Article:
I had a SOG Micro (original) on my keychain about ten years ago. TSA decided it was a dangerous weapon and confiscated it – ignoring my arguments that I could find a dozen things on the aircraft that would be more dangerous as a weapon than a 1.5″ blade….

  • frank November 20, 2015, 6:45 am

    Why is it the first thing I have to do is put a edge on a new knife. The only exception is the busse team gemini and my combat. God I loves these knifes. Worth the wait and get on the email list for specials, every dollars counts at these prices

  • Edward Roberson November 20, 2015, 4:07 am

    On the dull knife subject: I was recently in the market for a small sized fixed blade to use as a work knife. I wanted a fixed blade that was about the size of a pocket sized folder, about 3″ blade, 6″ to 6-1/2″ overall. I settled on a Swamp Rat Rodent 3. It came to me literally as dull as a butter knife. I sent it back and decided to try a Cold Steel Mini Pendleton, the same thing happened. I finally got an ESEE 3 that came sharp. Yeah, the simple answer would be to sharpen it, but I expect a knife to be sharp when it’s delivered. The Swamp Rat was a 6 week wait. Cold Steel brags about the sharpness of their knives right out of the box, why should I sharpen something like this?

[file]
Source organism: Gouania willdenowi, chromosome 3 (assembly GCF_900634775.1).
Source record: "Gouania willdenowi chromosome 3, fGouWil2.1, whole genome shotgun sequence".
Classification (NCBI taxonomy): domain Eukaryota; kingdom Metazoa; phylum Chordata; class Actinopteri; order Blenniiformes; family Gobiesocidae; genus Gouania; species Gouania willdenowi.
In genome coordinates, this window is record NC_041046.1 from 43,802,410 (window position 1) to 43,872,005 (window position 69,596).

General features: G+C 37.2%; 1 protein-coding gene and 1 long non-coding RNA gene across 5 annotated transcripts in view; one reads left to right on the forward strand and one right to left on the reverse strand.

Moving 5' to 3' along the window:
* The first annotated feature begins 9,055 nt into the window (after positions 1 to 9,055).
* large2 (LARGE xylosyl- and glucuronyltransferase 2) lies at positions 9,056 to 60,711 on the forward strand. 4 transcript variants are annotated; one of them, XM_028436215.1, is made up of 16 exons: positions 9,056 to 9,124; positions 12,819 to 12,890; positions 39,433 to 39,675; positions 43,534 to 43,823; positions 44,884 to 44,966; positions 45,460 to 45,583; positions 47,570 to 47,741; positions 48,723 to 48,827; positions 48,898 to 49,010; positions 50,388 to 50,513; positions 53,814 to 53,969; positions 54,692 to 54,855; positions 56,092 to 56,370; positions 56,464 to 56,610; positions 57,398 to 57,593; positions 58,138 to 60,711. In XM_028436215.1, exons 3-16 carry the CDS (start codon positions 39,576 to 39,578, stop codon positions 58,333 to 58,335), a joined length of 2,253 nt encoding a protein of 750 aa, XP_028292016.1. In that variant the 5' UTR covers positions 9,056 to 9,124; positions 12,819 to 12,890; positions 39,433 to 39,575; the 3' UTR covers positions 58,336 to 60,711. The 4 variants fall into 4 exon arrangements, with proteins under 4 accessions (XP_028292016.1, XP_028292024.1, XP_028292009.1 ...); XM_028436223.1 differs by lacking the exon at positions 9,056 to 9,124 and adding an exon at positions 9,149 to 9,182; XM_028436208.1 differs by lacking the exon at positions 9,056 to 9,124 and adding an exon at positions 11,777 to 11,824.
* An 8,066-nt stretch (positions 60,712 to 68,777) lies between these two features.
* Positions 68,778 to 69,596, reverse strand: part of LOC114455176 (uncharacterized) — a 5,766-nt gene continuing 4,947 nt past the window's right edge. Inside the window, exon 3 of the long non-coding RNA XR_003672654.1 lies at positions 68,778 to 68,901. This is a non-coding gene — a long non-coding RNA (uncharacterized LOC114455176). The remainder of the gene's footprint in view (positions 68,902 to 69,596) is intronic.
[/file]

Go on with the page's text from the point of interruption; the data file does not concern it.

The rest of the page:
• James M. November 18, 2015, 7:32 pm

    I’m a knife snob myself. But only because I grew up around blacksmiths, and learned at an early age the value of quality steel and the experience that molds it. I’ve carried a benchmade presido for over 10 years as my daily carry. And have tried countless others from ZT/Al Mar, cold steel, Emerson, etc. But to me nothing comes close to benchmade for the money. I also sharpen knives for friends and family. Kick myself every time I put a nice edge on then weeks later they send it back looking like it a serrated. Another thing is ther is no such thing as too many knives. I usually pass the ones out that don’t “make the cut”. And have gifted many a nice knife that just wasn’t me.